A thin layer of compost applied to grasslands could help fight climate change by capturing carbon from the atmosphere and storing it in the soil, recent research shows.
UC Merced Professor Rebecca Ryals and a team of researchers, ranchers and public agencies will demonstrate this practice for the first time in the East Bay. The project, which began Dec. 3, is funded by a California Department of Food and Agriculture Healthy Soils Demonstration grant.
The collaboration between Ryals, the Alameda County Resource Conservation District and StopWaste (the Alameda County Waste Management Authority) is an example of a partnership that is working to advance the scientific understanding and demonstrate success of ecosystem-based climate solutions in California.
The project began with researchers applying a thin layer of compost on a 10-acre sloped section of rangeland in the Altamont Hills east of Livermore that is owned by StopWaste. Applying compost to rangeland is part of local and statewide efforts to engage agricultural producers in “carbon farming,” practices that help capture greenhouses gases such as carbon dioxide, bolster groundwater recharge, reduce erosion, and increase plant productivity. The state has identified carbon farming as a pillar of its approach to fighting climate change.
The researchers chose the sloping land to measure results and compare them to tests already conducted on flatter areas.
“Most grasslands in California occur in places with highly varied terrain,” Ryals said. “If the results of our study are positive, planners and landowners should feel more confident about applying compost to a wider array of locations, including hillsides, which would greatly expand the applicability of the practice throughout the state.”
“The goal of our project is to demonstrate to ranchers that they can adopt new practices or adapt existing practices to sequester carbon,” Alameda County Resource Conservation District biologist Hillary Sardiñas said. “Many farmers and ranchers already use climate-beneficial practices, but they may not recognize that what they’re doing can help mitigate climate change.”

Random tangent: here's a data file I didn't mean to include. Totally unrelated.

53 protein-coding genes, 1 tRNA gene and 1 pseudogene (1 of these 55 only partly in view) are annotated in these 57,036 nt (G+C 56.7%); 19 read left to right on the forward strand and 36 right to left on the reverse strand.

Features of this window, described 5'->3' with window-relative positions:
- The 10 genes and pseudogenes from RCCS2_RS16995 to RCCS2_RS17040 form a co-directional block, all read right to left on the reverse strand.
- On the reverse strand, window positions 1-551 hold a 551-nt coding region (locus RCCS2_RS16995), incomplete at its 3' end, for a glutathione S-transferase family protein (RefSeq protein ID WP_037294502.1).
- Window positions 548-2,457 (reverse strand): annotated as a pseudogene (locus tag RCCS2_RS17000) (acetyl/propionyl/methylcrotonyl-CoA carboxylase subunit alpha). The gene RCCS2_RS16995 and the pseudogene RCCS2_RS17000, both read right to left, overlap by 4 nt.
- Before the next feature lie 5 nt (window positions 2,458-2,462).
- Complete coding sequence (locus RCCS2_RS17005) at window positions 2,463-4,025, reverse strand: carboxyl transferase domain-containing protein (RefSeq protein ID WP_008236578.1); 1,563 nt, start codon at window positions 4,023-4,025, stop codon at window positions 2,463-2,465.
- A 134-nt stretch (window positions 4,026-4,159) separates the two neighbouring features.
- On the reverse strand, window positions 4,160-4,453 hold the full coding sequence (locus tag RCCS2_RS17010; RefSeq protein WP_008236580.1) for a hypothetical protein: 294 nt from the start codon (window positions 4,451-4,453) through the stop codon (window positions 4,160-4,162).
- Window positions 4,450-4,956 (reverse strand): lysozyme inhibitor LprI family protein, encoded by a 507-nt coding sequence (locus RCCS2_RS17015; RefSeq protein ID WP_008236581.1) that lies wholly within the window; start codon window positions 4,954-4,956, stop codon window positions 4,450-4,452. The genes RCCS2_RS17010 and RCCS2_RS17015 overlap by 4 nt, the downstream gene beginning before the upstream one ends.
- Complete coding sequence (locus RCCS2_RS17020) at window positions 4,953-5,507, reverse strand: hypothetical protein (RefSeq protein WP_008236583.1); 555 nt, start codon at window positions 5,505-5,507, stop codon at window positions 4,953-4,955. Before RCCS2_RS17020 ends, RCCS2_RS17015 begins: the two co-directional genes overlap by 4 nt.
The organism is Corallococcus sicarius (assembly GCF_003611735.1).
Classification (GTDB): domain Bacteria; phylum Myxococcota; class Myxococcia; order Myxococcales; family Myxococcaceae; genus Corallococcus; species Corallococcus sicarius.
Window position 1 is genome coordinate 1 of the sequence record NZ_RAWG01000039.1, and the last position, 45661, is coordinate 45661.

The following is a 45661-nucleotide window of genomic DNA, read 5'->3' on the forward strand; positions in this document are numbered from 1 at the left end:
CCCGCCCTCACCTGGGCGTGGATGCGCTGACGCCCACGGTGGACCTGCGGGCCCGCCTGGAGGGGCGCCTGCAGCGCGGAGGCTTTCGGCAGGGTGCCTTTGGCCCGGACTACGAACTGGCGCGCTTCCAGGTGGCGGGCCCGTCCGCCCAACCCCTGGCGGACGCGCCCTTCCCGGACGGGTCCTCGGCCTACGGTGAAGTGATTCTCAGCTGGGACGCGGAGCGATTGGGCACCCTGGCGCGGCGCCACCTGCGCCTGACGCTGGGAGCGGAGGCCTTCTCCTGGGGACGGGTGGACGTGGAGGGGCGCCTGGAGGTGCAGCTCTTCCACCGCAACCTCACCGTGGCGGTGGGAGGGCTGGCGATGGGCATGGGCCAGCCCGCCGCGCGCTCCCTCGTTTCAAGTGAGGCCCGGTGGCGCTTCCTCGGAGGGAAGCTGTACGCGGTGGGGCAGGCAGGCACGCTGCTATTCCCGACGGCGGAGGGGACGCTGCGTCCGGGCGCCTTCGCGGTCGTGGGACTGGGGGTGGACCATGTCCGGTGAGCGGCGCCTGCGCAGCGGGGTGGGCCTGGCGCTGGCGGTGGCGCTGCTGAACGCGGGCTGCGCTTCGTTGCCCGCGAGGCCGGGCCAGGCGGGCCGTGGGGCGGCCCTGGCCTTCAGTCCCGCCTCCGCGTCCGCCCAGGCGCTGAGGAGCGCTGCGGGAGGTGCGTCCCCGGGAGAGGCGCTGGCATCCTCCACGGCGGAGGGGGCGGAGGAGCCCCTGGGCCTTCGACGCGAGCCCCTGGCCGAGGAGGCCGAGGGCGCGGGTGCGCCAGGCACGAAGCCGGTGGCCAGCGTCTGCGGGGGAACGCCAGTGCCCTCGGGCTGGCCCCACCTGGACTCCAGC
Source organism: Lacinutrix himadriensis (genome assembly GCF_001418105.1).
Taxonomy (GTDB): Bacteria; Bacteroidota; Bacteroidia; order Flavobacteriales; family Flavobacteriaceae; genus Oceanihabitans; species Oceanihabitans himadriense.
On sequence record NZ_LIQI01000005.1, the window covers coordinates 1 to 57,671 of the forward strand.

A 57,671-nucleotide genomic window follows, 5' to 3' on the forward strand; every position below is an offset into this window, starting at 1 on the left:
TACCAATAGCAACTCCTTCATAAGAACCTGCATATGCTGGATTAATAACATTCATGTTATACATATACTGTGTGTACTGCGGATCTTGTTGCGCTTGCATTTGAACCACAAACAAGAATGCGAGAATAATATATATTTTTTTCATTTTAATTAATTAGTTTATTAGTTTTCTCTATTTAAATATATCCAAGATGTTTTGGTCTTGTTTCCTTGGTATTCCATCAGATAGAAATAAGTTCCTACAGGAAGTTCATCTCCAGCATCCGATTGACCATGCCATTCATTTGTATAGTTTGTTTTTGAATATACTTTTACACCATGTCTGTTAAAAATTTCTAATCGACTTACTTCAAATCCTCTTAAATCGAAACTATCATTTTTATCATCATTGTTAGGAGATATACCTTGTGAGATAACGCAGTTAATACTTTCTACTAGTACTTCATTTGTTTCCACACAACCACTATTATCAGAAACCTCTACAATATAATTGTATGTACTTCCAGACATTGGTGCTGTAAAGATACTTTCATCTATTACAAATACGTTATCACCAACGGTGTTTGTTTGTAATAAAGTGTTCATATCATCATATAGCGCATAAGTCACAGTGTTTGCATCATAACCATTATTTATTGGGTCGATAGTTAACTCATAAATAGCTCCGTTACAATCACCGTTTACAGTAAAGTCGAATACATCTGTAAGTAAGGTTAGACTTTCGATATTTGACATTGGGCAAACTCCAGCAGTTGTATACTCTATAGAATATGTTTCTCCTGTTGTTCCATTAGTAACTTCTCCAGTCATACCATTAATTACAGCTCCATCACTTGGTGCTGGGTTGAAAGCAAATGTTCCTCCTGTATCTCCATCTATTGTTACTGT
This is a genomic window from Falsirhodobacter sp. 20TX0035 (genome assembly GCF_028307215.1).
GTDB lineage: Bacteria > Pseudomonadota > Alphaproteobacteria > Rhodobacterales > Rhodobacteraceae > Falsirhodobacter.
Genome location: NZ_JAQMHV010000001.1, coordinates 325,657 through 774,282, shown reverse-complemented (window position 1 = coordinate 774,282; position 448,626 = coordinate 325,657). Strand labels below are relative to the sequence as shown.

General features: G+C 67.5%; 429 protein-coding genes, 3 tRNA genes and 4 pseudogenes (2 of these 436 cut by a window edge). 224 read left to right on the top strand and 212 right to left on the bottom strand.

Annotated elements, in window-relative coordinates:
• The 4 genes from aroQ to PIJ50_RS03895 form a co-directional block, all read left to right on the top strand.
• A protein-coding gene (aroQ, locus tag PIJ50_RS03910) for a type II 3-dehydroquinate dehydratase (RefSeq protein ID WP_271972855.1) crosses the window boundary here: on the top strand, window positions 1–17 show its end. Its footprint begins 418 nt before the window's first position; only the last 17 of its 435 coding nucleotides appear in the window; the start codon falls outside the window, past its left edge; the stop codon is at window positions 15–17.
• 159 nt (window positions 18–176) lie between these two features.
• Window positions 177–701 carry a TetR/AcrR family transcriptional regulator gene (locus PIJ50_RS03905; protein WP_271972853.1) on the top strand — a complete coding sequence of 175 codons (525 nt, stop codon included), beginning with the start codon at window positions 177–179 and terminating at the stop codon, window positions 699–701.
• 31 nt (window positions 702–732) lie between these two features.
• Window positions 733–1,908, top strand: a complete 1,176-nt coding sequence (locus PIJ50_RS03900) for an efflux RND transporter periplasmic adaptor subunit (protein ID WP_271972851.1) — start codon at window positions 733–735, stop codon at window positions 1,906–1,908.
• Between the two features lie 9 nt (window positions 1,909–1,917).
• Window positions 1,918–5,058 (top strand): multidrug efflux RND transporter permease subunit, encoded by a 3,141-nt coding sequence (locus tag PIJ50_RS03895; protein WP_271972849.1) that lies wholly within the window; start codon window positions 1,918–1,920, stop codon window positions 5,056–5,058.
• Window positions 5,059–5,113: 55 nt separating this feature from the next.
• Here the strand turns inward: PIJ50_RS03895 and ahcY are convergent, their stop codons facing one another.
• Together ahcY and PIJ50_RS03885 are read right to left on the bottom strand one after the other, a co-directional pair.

The Resource Conservation District recently developed a Carbon Farm Plan for StopWaste’s 1,600-acre property. The plan outlines practices — from compost application to riparian restoration — that would sequester carbon while supporting the grazing operation and enhancing wildlife habitat. Spreading compost is viewed as the first phase in several designed to capture carbon.
Ryals is a member of the Department of Life and Environmental Sciences in the School of Natural Sciences . Her Agroecology Lab studies ecosystem-based climate solutions and researches the effects of organic matter amendments to agricultural soils.
Over the next three years, Ryals and her lab will measure changes in the amount of carbon stored in the soil and greenhouse gases that are emitted from soil. The team will also measure the co-benefits provided by higher levels of soil carbon, including better water infiltration and forage production.
The partners plan to continue implementing carbon farm practices, measuring the results, and inviting the public, farmers and ranchers to learn how they can get involved.
“This is just the first step,” said Kelly Schoonmaker of StopWaste. “Carbon farming shows a lot of promise in helping to reverse climate change impacts while returning organic matter back to the soil. We’re also excited about the potential for improved forage for the cows, increased water holding capacity in the soil, and being a model for other landowners in the state.”